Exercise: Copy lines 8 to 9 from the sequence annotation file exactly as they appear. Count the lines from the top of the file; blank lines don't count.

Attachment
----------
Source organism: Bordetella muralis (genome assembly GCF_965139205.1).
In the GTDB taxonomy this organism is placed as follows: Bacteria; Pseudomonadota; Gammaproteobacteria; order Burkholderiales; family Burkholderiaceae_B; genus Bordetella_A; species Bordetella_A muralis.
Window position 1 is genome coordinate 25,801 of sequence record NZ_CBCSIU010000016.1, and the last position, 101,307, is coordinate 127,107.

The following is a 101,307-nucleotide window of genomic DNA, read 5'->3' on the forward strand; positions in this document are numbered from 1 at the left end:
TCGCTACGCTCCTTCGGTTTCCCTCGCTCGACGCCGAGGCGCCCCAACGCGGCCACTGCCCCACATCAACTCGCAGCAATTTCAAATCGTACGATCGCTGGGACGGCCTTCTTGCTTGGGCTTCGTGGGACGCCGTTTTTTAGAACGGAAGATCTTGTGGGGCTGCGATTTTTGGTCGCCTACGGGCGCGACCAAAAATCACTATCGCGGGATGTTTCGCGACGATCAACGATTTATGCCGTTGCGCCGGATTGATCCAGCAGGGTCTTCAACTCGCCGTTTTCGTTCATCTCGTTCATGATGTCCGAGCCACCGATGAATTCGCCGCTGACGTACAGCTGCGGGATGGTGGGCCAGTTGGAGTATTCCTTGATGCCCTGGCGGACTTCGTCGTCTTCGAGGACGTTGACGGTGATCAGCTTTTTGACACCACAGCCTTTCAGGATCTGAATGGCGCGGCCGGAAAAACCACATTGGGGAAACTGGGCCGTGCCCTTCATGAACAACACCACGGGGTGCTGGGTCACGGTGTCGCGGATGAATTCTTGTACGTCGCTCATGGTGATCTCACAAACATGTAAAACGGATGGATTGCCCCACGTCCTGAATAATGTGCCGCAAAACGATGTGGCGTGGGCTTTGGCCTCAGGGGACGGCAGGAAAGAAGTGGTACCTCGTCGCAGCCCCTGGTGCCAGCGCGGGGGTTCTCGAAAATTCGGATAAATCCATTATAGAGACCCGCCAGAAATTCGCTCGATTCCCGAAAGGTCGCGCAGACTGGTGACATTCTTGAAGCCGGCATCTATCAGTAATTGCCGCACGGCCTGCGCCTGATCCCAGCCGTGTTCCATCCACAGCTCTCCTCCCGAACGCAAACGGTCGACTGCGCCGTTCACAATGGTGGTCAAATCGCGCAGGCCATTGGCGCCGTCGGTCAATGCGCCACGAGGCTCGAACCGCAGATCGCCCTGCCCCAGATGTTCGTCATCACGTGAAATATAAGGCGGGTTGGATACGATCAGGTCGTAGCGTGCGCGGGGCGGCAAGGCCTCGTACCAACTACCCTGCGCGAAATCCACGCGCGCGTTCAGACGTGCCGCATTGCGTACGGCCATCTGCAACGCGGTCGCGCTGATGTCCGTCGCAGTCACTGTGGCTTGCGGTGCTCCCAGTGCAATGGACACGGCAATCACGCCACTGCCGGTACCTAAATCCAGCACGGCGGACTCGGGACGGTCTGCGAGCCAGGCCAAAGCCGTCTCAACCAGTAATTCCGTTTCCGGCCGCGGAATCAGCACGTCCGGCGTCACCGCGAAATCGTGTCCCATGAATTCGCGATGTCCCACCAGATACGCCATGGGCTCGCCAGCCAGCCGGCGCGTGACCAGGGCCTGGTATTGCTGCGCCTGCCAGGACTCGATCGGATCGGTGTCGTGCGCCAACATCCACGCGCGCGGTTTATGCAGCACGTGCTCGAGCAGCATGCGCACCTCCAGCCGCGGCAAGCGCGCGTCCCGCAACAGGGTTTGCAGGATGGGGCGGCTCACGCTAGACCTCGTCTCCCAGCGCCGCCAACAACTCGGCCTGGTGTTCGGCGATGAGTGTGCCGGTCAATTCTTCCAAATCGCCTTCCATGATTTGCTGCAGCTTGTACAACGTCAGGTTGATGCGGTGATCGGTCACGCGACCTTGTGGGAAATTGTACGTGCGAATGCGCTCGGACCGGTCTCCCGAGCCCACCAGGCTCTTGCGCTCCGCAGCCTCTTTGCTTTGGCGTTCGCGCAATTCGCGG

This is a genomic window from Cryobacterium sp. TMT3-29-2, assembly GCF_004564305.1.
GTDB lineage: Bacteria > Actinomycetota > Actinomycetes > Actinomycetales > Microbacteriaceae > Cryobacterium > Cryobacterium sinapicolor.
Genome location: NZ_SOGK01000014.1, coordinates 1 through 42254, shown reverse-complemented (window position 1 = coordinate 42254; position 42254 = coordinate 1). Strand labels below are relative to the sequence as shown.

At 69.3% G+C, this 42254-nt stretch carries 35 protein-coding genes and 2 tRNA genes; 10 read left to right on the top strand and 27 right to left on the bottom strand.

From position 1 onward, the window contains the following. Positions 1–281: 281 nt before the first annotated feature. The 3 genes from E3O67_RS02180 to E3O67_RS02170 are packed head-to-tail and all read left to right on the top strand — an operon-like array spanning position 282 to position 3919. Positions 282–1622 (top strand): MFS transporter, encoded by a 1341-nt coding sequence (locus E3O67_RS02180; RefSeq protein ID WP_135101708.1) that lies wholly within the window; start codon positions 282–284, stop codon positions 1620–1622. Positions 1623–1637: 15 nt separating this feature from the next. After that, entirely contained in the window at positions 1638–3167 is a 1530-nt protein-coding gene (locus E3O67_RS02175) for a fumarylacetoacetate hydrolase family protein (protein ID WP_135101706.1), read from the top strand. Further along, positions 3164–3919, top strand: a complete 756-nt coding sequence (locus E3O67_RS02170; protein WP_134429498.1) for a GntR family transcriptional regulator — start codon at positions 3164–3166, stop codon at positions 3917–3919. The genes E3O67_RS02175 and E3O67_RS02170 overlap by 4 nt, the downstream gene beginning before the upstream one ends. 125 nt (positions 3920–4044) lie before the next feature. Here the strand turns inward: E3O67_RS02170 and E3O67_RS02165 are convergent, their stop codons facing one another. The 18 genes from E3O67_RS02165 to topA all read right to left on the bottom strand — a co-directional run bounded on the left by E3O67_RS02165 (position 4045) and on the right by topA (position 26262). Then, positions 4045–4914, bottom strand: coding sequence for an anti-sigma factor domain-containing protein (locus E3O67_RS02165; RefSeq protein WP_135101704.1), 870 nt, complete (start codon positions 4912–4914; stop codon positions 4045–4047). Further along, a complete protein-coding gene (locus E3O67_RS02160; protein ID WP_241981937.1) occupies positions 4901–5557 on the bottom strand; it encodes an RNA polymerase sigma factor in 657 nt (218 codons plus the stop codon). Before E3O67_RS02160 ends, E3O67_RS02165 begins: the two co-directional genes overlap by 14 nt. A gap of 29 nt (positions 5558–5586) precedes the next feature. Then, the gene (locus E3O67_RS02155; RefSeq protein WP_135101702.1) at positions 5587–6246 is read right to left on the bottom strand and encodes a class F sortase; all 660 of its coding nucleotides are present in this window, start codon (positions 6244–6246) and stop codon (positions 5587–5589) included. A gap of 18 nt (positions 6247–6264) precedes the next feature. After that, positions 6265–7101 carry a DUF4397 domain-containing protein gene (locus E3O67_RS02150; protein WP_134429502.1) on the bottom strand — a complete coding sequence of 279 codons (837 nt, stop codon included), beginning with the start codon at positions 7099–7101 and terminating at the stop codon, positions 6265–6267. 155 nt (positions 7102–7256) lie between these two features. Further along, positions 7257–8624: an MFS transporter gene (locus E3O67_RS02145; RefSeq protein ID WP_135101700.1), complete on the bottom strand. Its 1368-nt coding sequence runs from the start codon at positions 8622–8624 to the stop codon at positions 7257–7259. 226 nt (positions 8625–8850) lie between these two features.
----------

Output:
Genome location: NZ_SOGK01000014.1, coordinates 1 through 42254, shown reverse-complemented (window position 1 = coordinate 42254; position 42254 = coordinate 1). Strand labels below are relative to the sequence as shown.

At 69.3% G+C, this 42254-nt stretch carries 35 protein-coding genes and 2 tRNA genes; 10 read left to right on the top strand and 27 right to left on the bottom strand.